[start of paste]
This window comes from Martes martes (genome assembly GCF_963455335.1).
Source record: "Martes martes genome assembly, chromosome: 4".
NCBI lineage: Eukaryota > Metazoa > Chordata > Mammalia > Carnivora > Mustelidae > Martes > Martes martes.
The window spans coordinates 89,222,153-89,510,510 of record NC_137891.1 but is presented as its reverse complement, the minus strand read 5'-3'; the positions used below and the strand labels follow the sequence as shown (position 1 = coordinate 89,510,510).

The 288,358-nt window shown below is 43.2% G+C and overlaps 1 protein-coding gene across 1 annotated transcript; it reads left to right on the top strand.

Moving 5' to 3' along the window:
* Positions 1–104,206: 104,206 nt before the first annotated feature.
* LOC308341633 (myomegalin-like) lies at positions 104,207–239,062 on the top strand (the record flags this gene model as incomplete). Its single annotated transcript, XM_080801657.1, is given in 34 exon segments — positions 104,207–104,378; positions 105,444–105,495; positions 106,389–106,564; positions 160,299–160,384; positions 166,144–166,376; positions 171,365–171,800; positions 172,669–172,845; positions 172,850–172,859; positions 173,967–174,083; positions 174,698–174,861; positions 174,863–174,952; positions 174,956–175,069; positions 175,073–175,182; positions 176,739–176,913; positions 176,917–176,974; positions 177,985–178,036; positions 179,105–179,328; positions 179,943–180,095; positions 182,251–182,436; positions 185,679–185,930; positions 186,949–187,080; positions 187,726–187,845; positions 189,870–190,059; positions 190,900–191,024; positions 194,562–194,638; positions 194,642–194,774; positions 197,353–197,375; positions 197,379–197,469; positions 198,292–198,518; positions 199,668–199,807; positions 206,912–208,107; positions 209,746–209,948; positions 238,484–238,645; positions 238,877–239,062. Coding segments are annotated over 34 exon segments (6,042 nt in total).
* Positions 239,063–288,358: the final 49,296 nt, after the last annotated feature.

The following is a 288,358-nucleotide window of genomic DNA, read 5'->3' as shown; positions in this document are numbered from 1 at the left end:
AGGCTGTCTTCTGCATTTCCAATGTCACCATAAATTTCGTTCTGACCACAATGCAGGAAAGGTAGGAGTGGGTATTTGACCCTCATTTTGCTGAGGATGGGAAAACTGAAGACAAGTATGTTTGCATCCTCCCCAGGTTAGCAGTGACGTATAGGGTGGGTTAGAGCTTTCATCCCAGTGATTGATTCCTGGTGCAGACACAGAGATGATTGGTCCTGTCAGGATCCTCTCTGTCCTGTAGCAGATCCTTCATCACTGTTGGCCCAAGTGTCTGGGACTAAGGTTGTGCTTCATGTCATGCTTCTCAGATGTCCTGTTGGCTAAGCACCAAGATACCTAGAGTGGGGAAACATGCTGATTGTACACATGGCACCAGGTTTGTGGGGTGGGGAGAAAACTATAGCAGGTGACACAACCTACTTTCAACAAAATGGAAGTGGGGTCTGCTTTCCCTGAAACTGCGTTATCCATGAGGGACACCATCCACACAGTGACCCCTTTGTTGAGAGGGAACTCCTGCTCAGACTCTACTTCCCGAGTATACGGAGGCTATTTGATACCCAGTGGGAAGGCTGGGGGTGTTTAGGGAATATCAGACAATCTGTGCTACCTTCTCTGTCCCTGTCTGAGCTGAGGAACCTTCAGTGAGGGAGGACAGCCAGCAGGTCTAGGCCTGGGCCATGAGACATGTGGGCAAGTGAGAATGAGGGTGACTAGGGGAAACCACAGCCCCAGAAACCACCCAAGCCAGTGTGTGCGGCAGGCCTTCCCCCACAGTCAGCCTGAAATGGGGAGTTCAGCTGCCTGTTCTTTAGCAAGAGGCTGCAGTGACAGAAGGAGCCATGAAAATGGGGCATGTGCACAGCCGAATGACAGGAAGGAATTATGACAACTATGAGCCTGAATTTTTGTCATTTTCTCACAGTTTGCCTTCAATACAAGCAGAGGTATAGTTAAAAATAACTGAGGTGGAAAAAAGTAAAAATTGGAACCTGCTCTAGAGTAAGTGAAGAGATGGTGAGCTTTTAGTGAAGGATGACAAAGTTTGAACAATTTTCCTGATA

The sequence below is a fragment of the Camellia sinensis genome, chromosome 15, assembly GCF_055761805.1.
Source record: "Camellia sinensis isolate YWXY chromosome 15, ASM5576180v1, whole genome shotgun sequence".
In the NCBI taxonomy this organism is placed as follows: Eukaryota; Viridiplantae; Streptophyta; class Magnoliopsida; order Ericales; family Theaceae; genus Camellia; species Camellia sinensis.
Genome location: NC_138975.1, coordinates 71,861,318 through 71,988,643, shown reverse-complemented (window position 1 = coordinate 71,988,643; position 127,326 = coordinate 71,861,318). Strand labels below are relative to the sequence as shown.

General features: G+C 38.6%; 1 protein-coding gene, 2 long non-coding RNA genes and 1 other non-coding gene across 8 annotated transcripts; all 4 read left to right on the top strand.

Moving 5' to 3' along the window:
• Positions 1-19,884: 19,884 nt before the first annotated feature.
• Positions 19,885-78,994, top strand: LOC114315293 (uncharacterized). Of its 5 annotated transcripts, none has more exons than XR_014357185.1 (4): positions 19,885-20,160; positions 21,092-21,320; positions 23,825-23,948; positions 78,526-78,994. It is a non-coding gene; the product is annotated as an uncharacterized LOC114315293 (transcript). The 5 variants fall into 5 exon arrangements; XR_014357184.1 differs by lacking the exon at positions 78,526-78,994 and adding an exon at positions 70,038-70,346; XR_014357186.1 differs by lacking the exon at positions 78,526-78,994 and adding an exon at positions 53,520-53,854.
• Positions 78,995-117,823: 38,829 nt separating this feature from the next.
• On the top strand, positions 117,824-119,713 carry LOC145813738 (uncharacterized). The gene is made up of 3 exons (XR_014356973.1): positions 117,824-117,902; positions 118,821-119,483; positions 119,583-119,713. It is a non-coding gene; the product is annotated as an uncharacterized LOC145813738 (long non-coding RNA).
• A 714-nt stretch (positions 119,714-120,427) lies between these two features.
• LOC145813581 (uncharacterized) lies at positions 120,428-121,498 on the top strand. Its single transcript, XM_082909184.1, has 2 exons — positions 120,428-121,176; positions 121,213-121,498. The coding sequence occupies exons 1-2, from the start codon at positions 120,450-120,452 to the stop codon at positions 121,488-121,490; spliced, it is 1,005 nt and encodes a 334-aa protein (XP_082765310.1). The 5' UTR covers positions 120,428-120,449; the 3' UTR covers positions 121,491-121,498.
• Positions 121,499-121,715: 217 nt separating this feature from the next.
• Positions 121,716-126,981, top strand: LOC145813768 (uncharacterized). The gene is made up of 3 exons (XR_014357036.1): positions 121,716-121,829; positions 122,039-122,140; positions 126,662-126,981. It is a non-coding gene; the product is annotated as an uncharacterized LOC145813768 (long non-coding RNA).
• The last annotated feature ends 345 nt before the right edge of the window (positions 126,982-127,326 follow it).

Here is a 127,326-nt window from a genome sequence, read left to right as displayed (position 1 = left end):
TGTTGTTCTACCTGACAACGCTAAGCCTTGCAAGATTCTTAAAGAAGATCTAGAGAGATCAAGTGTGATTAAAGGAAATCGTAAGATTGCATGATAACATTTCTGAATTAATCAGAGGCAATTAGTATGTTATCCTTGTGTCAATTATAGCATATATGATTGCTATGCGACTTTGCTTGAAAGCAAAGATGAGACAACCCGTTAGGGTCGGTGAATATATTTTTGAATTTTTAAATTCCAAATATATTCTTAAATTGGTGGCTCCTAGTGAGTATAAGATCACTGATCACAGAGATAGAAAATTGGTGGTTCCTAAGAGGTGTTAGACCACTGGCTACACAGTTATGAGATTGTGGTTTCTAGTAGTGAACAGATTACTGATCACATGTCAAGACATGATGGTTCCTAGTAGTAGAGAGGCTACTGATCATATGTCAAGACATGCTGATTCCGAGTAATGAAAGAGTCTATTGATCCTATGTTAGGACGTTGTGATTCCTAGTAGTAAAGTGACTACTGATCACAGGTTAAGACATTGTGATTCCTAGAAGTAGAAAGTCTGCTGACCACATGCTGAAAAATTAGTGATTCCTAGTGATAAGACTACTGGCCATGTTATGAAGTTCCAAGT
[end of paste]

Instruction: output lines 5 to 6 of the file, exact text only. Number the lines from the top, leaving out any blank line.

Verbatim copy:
The 288,358-nt window shown below is 43.2% G+C and overlaps 1 protein-coding gene across 1 annotated transcript; it reads left to right on the top strand.

Moving 5' to 3' along the window: